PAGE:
However, instead of erupting with anger, my wife said, “You smart little cat. Did you get your own food?” She then cleaned up the mess and fed our grateful cats.
I love the moments when what you think about somebody becomes what you know about them.
Today is the first day of a whole new direction in which I plan to head. I am starting classes towards a second bachelors degree in information technology. Since this blog comprises the extent of my knowledge of computing, I’m afraid I may have my work cut out for me. And in a way, I hope I’m right.
I’m in desperate need of a challenge — something that will force me to explore subjects and opportunities that have eluded me for the past several years. Of course, I’m grateful for maintaining employment throughout the economic turbulence of the past few years, but it’s always been at the discretion of others. I’m ready to depend on myself for a change.
In the past five years, I have been a civilian consultant (read: contractor) with a branch of the United States military. During that time, I have kept the same position while being shuffled among no less than four contracts. Every September, the end of the government fiscal year brings about the stress and anxiety of applying for your own job all over again. I’ve become too burnt out and cynical repeating the process year after year.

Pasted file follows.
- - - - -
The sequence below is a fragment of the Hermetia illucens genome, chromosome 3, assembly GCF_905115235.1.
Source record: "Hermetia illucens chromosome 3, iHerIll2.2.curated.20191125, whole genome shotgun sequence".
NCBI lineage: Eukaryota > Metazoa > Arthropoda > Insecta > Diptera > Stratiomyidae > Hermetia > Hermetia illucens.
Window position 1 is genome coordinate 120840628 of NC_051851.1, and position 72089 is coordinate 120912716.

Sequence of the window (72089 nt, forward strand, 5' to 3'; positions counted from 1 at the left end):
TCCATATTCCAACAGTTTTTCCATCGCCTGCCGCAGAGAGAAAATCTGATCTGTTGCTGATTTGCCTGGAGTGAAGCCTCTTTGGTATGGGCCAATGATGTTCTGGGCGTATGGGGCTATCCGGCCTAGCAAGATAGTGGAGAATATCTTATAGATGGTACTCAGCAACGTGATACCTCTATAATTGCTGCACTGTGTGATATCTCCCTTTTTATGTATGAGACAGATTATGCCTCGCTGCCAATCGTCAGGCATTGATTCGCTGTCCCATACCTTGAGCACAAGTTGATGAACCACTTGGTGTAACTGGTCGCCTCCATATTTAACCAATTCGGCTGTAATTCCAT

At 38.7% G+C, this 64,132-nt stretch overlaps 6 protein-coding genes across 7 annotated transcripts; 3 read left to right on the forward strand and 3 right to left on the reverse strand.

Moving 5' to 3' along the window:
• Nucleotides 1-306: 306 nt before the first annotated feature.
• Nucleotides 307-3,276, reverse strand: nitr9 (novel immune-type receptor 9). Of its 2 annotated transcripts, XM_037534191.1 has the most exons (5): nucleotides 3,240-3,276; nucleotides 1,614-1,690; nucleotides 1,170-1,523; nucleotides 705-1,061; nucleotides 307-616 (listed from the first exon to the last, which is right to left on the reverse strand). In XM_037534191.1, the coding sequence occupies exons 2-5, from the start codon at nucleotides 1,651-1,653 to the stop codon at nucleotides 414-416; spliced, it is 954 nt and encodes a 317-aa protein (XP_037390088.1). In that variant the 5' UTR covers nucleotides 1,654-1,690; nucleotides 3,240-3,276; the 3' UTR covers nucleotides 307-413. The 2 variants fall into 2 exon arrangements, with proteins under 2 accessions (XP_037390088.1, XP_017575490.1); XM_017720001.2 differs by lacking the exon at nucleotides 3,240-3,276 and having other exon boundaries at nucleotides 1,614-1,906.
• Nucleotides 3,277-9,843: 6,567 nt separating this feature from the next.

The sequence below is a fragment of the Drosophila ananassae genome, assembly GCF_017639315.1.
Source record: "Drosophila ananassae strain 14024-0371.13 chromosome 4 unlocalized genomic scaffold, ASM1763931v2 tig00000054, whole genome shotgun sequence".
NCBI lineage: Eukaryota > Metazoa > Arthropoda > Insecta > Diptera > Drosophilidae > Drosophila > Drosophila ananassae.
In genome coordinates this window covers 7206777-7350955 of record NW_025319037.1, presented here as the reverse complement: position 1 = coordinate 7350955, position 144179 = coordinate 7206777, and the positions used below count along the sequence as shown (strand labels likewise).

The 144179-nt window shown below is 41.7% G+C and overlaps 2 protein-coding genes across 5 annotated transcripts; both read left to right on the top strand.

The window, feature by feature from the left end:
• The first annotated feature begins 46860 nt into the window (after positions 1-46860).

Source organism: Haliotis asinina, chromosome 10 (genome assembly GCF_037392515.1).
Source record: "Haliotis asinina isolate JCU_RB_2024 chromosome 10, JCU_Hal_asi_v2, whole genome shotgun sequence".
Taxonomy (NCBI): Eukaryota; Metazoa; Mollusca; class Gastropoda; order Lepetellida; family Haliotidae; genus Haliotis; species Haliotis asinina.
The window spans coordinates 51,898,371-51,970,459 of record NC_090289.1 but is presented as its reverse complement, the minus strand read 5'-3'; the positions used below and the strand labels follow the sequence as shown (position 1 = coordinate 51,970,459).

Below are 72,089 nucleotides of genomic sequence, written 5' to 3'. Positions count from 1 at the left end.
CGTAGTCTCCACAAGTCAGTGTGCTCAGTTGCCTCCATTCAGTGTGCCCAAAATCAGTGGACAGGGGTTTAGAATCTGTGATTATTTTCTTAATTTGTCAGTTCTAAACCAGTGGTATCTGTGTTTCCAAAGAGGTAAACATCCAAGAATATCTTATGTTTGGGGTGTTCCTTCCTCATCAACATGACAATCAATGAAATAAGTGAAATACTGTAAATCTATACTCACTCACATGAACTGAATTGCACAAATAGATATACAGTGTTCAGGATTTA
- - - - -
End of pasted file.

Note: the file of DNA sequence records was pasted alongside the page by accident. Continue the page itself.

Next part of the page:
I notice that with my current experience and education I am perfectly qualified for one job: the one I currently have. And I can only do it until the government decides it doesn’t need it anymore. I finally got tired of hearing myself bemoan this fact and decided to do something about it. I stumbled upon a very interesting program that seemed perfect. So I went for it.